Dozens of the contractors building Little Caesars Arena have been fined a total of $2.9 million as of March for frequently not hiring at least 51 percent of Detroiters at the ongoing construction site, according to the latest data collected by the city. And that total is expected to be even higher during the push to complete construction of the $862.9 million sports and entertainment complex by early September, based on the monthly data compiled by the city agency monitoring the workforce agreements on construction sites, said Portia Roberson, director of the city’s Office of Human Rights.

An average of 27 percent of total hours worked at the arena site were performed by Detroit residents from April 2015 to March 2017, the latest monthly data available. It’s been two years, August 2015, since at least 51 percent of hours worked at the site was done by Detroit residents, data shows. The percentage of hours worked is the measure the city uses to determine how many residents the individual contractors have working at the site.

In March alone, the city cited 53 of the contractors with fines ranging from $137,613 to a unit of Motor City Electric to 26 cents to John Papalas & Co. Motor City Electric is a large electrical contractor and the Papalas firm specializes in industrial painting and sheeting services. The other 32 contracting units on site were not fined, according to city records. Several large contractors, it should be noted, have multiple units working at the site.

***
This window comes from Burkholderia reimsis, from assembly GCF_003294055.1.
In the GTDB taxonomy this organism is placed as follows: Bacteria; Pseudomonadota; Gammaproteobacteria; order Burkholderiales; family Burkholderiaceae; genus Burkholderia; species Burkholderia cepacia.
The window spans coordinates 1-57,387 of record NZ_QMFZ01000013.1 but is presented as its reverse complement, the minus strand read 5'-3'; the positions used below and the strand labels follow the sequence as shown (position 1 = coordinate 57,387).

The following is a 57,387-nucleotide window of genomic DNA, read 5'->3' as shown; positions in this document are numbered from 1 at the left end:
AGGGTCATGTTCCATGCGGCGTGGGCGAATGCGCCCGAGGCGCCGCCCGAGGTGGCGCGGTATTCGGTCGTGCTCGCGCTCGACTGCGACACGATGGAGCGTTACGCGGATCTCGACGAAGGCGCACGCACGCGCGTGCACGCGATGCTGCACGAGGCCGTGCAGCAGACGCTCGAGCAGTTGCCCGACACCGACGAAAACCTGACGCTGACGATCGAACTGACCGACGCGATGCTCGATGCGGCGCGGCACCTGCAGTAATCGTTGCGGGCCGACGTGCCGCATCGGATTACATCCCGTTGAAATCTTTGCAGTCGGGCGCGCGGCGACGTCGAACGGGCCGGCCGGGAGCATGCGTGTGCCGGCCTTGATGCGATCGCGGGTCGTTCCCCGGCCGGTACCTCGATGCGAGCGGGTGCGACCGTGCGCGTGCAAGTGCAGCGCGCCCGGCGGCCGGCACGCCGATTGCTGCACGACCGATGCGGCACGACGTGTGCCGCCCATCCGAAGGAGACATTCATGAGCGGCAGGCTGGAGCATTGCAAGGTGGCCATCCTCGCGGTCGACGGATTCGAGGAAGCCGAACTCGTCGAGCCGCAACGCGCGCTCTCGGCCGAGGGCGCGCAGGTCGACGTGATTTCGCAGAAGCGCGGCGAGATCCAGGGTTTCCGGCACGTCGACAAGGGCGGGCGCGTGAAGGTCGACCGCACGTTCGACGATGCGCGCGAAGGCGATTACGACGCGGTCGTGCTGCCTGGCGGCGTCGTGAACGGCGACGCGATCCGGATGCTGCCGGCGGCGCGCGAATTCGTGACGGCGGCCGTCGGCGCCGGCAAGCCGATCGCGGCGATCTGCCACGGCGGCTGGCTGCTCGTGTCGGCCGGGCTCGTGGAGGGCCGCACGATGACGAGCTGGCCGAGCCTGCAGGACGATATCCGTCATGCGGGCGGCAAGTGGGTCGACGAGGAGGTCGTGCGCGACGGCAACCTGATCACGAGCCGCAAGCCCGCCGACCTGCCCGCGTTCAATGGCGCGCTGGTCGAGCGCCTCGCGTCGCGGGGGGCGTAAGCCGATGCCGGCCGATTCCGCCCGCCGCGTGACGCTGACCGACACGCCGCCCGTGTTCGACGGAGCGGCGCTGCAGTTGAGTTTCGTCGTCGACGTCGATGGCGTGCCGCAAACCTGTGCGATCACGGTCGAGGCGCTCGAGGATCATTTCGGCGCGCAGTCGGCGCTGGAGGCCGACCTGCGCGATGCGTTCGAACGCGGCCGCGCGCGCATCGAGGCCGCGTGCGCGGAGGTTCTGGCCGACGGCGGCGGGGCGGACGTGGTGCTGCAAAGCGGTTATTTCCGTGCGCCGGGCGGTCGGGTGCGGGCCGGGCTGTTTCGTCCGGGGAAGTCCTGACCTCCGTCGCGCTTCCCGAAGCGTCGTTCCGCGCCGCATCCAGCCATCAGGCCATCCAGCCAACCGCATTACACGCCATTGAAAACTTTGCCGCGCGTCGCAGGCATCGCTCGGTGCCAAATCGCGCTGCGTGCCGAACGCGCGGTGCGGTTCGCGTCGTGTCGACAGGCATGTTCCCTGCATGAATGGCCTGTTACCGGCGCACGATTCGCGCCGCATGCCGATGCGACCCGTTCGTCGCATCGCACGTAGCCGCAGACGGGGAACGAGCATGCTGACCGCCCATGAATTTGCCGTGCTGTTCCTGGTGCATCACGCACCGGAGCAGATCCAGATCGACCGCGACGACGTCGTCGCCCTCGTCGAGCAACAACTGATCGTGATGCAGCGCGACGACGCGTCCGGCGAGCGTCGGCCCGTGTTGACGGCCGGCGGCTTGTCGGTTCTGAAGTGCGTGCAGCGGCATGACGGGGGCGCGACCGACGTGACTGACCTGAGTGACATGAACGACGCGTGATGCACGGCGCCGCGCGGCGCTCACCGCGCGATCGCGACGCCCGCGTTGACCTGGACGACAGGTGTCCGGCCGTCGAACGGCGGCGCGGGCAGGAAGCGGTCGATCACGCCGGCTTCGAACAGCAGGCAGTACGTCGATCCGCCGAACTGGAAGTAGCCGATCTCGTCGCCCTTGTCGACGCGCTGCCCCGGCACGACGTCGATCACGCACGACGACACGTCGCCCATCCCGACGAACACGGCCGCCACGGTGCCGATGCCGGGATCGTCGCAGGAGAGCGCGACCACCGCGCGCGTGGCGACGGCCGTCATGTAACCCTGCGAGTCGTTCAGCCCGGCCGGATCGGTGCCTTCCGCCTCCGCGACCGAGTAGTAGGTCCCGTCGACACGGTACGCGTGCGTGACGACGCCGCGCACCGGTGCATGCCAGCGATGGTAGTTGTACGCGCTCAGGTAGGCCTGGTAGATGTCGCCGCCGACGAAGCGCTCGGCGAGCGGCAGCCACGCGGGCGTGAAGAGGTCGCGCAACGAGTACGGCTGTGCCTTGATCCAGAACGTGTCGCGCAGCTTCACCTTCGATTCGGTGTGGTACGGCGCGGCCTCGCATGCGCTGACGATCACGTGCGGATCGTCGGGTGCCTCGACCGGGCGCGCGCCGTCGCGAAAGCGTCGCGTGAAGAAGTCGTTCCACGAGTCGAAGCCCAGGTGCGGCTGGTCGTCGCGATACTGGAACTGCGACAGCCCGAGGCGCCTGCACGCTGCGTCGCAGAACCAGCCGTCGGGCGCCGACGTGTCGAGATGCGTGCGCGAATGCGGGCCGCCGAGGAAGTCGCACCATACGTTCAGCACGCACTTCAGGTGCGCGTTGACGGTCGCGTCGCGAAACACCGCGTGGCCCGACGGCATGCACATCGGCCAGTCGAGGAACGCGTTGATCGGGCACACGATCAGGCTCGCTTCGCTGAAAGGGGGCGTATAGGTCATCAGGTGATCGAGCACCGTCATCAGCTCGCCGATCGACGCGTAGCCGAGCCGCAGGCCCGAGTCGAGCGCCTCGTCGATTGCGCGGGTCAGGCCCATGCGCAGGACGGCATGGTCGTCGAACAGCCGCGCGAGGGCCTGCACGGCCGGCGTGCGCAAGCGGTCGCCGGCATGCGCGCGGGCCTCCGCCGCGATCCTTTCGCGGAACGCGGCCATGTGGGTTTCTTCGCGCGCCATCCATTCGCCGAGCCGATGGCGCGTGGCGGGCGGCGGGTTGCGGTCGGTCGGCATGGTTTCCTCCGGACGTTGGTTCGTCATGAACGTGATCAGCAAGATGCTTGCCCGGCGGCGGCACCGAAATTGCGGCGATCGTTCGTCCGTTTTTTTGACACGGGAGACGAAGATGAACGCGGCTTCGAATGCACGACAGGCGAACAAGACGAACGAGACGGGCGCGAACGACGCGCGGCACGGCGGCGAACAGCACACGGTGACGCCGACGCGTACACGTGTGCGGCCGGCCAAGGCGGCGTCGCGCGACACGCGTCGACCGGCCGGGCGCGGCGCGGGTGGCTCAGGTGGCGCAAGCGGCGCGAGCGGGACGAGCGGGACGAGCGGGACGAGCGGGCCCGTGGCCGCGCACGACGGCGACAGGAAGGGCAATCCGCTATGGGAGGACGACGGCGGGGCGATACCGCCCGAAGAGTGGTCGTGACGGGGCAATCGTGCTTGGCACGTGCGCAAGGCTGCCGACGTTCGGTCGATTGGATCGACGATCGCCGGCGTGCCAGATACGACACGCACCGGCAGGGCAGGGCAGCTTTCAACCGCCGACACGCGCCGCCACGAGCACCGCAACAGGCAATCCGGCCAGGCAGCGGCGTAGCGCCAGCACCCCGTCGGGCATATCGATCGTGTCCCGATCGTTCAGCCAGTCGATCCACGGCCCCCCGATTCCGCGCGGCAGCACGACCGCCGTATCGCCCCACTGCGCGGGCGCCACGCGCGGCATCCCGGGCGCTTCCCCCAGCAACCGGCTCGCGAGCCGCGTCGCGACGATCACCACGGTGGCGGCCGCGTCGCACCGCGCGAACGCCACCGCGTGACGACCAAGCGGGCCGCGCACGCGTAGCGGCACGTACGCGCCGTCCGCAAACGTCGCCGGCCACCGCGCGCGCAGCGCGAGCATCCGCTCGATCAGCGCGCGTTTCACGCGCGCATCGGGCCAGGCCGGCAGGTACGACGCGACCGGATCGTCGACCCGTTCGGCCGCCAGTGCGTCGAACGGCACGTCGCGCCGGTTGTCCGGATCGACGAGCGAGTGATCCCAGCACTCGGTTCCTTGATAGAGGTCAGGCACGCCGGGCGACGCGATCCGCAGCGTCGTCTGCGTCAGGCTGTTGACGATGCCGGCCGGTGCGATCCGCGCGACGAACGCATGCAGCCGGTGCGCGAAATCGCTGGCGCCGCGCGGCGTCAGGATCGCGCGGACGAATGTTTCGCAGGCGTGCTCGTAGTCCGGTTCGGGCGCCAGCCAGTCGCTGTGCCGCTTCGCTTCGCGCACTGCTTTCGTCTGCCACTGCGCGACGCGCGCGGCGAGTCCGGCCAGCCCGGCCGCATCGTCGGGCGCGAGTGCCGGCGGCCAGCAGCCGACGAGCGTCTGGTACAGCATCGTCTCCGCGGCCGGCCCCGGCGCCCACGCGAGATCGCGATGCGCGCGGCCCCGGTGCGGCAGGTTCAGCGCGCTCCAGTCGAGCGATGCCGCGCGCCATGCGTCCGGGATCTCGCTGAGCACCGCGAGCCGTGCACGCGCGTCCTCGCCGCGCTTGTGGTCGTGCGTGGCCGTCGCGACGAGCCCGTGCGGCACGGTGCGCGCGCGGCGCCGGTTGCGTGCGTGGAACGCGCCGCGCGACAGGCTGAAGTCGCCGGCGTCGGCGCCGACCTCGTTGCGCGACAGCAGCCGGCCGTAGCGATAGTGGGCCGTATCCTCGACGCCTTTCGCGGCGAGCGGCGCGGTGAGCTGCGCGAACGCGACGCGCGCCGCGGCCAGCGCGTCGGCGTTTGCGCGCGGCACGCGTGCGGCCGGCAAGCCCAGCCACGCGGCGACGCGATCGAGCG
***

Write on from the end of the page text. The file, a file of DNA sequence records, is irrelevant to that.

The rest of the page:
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This isn't new. This always happens with large local projects. A new project is announced. Black leaders make a stink about not enough black people being involved. The white project managers and business owners say they will ensure that black Detroit workers and business owners get hired or get chances to bid on work. They will agree to timetables and percentages and incentive structures. And inevitably the companies or individuals involved will come up short. They will somehow not hire too many Detroiters. They'd rather pay the fines than hire Detroiters. This is what you might call "revealed preference". Your actions speak louder than your words. It's important to point out that this need not be individualized racism from the top. One local black construction company has a very good (profitable) relationship with the Ilitches. The owner shows exactly zero interest in biting the hand that in part feeds him. Money makes everyone feel better. One person is usually not in a position to buck the system.